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Know-How -- The virtues of "Stuff"

“How did people go boating before the advent of green garbage bags?"

By Mike Saylor

“How did people go boating before the advent of green garbage bags?” muses my wife. Today I wonder how people leave the dock without the “stuff” I’ll be covering here. You’ve got to be prepared for problems. Boat and towing insurance are wonderful, as the marina guys do the repairs and maintenance, but sometimes they ain’t available. Remember, you usually can’t just leave the boat and walk for help.

1. Duct tape: Michael LaBella, an editor at Soundings, quips that with a little imagination you could use duct tape to build a house or a boat. He’s not far off. In a bind I’ve used duct tape as a temporary patch for a torn sail; to hold together a broken tiller; to seal a cracked window, cracked hull, and damaged pipe and hoses; to secure rags or carpet pads to prevent the chafing of boat covers during winter storage. Duct tape is inexpensive and works well as long as the surface is dry. One drawback is cleaning up the sticky residue the adhesive leaves behind. And over time the tape breaks down, and you’re left with an unsightly mess.

2. Rigging (or self-amalgamating) tape: This stuff is well-known to sailors, but it should be in every powerboater’s kit as well. It’s a stretchy tape that is tough and resists puncturing. It’s used primarily to prevent cotter pins from snagging lines and clothing and from tearing sails or skin. It’s not as inexpensive as duct tape, but it has the virtue of adhering to itself. It can be wrapped around wet surfaces, such as leaking pipes and hoses, and other slippery surfaces, wet or dry. It doesn’t break down as readily as duct tape and leaves no adhesive residue.

3. Bulldog grips (wire-rope clamps): Regardless of whether you are a sailor or a powerboater, if you have cables on your boat — steering cables, for example, or wire-rope standing rigging — bulldog grips are an excellent way of holding things together if the cable parts. A bulldog grip is a U-shaped clamp that fits into a bar that has grooves to fit the lay of the wire rope. The clamp is slid down onto the working end (the short end) of the wire rope and is secured with nuts against the grooved bar. Always position the cable with the standing part against the grooved bar, then tighten the nuts. If you overtighten, the U-clamp can crush the wires of the rope; this is why the standing part rests against the grooved bar. You can make eyes in wire and you can secure broken parts of wire rope together. Usually this technique is applied to 7x7 or even 7x19 wire rope, but in a bind I’ve used it on 1x19 and was watchful of the loads being placed on the repair. This is a tremendously strong technique. In fact, you can see examples in guying power poles and wire railings alongside highways and on some bridges. Just make sure the U-clamp is always on the standing part of the wire.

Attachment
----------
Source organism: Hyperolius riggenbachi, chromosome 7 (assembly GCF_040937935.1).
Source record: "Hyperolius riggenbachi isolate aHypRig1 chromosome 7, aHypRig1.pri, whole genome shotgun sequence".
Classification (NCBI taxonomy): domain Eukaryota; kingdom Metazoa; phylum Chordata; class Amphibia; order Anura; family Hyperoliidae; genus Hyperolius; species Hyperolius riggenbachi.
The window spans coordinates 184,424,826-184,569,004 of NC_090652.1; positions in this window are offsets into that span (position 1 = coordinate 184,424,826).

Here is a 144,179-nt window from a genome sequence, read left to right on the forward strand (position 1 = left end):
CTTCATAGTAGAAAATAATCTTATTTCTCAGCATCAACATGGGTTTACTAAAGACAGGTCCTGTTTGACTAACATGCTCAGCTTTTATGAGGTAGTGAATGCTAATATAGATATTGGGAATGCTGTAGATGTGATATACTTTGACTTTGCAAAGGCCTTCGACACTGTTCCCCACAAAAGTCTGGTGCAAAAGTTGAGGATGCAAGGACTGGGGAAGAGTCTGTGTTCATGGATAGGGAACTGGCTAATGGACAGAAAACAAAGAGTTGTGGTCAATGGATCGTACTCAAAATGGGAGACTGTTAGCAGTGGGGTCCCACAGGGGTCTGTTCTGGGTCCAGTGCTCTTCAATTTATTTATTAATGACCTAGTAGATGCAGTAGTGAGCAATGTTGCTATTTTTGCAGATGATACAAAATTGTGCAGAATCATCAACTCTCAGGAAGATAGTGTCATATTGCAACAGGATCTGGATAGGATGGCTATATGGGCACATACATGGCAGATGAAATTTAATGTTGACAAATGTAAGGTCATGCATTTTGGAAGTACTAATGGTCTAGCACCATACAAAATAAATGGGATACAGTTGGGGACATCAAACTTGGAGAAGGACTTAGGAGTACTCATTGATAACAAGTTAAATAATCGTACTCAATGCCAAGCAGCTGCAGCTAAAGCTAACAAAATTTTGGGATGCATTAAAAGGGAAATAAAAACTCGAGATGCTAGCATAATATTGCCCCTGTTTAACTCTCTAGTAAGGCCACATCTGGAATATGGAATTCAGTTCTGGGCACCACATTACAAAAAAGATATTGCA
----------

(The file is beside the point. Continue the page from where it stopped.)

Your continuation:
4. Multitools: I wrote about multitools as a suggestion for our annual gift guide in the December issue. There are many offerings of this type of tool since the concept was introduced by Leatherman. The multitool typically consists of pliers, a knife blade, screwdrivers for slotted and Philips head screws, and can include a metal file, saw blade, punches, etc. They take the Swiss Army knife concept a step further by including pliers/wire cutters. Many also offer serrated blades. I’ve carried them for years. They’re great for minor repairs and save you from rummaging through a tool box.

5. Hose clamps: Since most boats have plumbing and/or an engine of some sort, you need to keep hose clamps on board. You also should have an assortment of hose sections of different diameters, some of which can be used as sleeves. Hose clamps will allow you to temporarily repair damaged hose or splice sections together if needed. Along with hose clamps you’ll probably want some hose fittings. When dealing with plumbing always use two hose clamps, with the screws positioned at right angles to each other.

6. Wire: Wire of different gauges is handy to keep on board. On boats 40 feet or smaller, 14-gauge wire will work for almost any application. Along with wire you should have wire ties, which can be useful for securing items other than wire. Keep a variety of sizes on hand. Secure them and hoses with wire ties.